Moral Lives, Sentimental Stories, and Berufsbiographien
- Date: Thursday 7 October 2021, 13:00 – 14:00
- Location: Off-campus
- Cost: Free - Zoom link below
George Kennaway (Huddersfield University Centre for Performance Research; School of Music, University of Leeds) explores biographies of Instrumentalists in the Long Nineteenth Century.
This is the first in a series of free events as part of the Leeds Music Research Colloquia.
Biographies of musicians in general were almost unknown before the eighteenth century apart from outliers like Whythorne. Lenneberg (1988) has suggested that this is because of musicians’ lower social status compared with, for example, visual artists. In this hierarchy, instrumentalists occupied a lower place than composers or Kapellmeisters, so their biographies were even slower to appear, and when they did, they were generally simple factual accounts detailingemployment and publications. But even these matter-of-fact accounts were not devoid of other elements. Mattheson's musicians were examples of good moral individuals; Marpurg was writing in order to raise musical standards; Choron & Fayolle were trying to keep up with foreign competition.
As such biographies proliferated in the nineteenth century they raised questions of literary genre, whether the novel of sensibility, the picaresque, or in one case of the learned wit of Sterne. Longer biographical and autobiographical works appeared showing a wide range of motivations and m approaches, ranging across respectable accounts of a professional life, a memoir written by a widow, to memories recaptured in old age. There are several clearly identifiable tropes in this literature. As biographies appeared more in the popular press and even in fiction, some musicians showed awareness of how an identity can be created, and carefully nourished their public persona in this way.
Dr George Kennaway is a cellist, conductor, teacher, and musicologist. Born in Edinburgh, he studied at the universities of Newcastle and Oxford, the Guildhall School of Music, and the University of Leeds. He studied the cello with Marie Dare, Valentine Orde, Michael Edmonds, and Christopher Bunting. Formerly Director of Music at the University of Hull, he is now Visiting Research Fellow at the University of Huddersfield’s Centre for Performance Research, and Visiting Research Fellow at the University of Leeds. From 2008-12 he was a post doctoral researcher at the University of Leeds, investigating nineteenth-century annotated editions of string music.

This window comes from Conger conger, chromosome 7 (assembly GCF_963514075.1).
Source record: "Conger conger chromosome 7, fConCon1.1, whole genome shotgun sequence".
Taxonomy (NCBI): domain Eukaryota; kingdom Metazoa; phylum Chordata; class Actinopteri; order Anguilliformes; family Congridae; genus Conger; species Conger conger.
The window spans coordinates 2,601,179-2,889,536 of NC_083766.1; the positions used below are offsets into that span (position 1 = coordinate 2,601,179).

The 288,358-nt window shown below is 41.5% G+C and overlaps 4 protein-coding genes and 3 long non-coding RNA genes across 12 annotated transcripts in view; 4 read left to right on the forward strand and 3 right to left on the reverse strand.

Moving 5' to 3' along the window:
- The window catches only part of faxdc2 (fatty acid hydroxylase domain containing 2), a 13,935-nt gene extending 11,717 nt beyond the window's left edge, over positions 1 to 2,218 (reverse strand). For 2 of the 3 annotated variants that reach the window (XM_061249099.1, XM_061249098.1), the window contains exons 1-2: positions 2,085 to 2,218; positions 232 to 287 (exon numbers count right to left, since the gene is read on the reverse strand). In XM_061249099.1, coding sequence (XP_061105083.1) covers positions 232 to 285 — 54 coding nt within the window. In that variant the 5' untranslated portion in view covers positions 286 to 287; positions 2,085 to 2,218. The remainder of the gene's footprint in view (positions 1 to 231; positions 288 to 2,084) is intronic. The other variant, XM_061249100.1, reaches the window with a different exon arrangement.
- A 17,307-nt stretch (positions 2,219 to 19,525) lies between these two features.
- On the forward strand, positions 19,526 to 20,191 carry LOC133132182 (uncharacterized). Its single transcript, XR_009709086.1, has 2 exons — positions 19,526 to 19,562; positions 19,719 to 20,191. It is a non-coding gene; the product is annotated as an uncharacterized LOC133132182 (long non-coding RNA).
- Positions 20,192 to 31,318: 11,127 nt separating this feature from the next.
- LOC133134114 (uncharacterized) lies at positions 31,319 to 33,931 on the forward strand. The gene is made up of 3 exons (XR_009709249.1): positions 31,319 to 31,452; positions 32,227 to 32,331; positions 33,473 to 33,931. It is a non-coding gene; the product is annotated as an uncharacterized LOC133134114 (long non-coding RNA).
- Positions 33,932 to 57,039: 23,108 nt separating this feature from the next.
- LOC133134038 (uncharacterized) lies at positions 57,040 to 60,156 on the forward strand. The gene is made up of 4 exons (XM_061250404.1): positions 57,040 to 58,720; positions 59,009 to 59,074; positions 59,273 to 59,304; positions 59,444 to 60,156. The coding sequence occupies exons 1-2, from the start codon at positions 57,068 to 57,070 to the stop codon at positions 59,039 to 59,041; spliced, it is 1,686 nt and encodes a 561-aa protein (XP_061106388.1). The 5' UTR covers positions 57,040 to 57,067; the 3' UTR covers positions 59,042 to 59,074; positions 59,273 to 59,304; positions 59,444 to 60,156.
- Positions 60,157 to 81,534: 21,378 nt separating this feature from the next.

George was principal cello no. 2 in the Orchestra of Opera North for 28 years; before that he freelanced with the Scottish Chamber Orchestra, BBC Scottish SO, and the Ulster Orchestra. He regularly appears as a soloist and chamber music player, on modern, nineteenth-century, and baroque cello. In recent years he has performed unaccompanied seventeenth- and eighteenth-century solo cello works, and played concertos with the Leeds Baroque orchestra directed by Peter Holman. With David Milsom and Jonathan Gooing, he is a member of the Meiningen Ensemble based at the University of Huddersfield, a chamber group which explores applications of historical research to the nineteenth-century repertoire; recent concerts have included repertoire by Schubert, Brahms, Mendelssohn, and Ravel.
He has conducted orchestras in the UK, Russia, Uzbekistan, Kazakhstan, Italy, and Lithuania, and was for six years conductor of the Harrogate Philharmonic Orchestra and the Sheffield Chamber Orchestra - in his last concert with the Sheffield orchestra he performed the cello concerto in A major by CPE Bach and conducted works by Lennox Berkeley and Schubert. His book Playing The Cello 1780-1930 (Ashgate) appeared in 2014.
Other publications include articles and book chapters on editions of Haydn cello concertos, opera orchestra contracts, theoretical aspects of historical performance and historiography, and the music of the Baltic states. He is the leading UK specialist in the music and art of the Lithuanian M. K. Ciurlionis, with a forthcoming publication dealing with Ciurlionis’s octatonic compositions. He is currently completing a book on the Scottish musical scholar John Gunn (1766–1824). He has coached chamber music at the University of Oxford, the University of Huddersfield, the Royal Northern College of Music, and the Lithuanian National Academy of Music.